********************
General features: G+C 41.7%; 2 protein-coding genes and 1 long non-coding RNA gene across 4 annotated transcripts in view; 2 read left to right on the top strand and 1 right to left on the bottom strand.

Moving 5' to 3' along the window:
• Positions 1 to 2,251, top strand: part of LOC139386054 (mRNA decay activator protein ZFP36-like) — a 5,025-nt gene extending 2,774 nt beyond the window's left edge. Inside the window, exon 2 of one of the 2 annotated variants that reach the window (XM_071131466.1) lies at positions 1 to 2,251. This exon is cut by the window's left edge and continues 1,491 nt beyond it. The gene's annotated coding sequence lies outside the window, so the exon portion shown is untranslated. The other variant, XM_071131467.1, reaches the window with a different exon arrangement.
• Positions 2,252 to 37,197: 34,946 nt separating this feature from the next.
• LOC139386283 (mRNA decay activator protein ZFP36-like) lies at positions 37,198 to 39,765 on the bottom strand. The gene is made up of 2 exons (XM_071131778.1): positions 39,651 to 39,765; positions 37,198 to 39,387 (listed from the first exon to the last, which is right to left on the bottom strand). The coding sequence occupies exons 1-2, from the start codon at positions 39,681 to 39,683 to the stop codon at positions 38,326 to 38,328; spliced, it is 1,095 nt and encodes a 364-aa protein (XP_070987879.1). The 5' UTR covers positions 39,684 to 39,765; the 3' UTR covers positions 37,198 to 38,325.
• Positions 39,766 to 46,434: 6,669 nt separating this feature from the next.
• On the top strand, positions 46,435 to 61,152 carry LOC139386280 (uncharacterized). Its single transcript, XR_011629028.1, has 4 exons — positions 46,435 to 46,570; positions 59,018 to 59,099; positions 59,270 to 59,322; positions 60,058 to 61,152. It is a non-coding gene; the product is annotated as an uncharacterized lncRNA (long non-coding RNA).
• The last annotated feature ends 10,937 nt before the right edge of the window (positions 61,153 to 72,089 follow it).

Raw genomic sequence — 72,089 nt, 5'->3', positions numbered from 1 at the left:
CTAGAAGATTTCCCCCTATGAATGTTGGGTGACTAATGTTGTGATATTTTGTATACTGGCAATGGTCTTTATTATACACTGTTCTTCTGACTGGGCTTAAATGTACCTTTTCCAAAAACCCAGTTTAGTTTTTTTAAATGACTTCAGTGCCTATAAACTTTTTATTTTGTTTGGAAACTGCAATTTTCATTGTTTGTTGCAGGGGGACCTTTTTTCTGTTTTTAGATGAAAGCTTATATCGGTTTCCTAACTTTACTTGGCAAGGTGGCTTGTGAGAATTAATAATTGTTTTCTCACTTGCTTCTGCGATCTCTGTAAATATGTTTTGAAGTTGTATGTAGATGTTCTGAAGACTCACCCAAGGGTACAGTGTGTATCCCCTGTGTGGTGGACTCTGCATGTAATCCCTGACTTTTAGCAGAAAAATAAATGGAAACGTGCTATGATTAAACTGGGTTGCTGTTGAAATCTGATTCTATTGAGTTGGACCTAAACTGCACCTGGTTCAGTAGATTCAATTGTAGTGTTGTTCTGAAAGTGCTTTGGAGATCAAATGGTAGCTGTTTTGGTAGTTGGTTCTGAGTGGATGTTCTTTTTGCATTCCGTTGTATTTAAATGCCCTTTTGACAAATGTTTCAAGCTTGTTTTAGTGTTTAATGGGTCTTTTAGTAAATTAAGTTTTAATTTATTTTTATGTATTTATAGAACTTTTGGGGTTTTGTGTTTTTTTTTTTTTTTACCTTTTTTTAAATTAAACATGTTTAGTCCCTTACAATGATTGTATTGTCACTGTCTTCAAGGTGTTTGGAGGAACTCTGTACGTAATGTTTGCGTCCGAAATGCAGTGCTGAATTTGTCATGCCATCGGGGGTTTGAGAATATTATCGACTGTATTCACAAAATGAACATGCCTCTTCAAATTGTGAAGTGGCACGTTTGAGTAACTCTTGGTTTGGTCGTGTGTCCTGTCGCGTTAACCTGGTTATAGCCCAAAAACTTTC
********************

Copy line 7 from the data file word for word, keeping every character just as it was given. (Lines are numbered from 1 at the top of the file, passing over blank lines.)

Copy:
• On the top strand, positions 46,435 to 61,152 carry LOC139386280 (uncharacterized). Its single transcript, XR_011629028.1, has 4 exons — positions 46,435 to 46,570; positions 59,018 to 59,099; positions 59,270 to 59,322; positions 60,058 to 61,152. It is a non-coding gene; the product is annotated as an uncharacterized lncRNA (long non-coding RNA).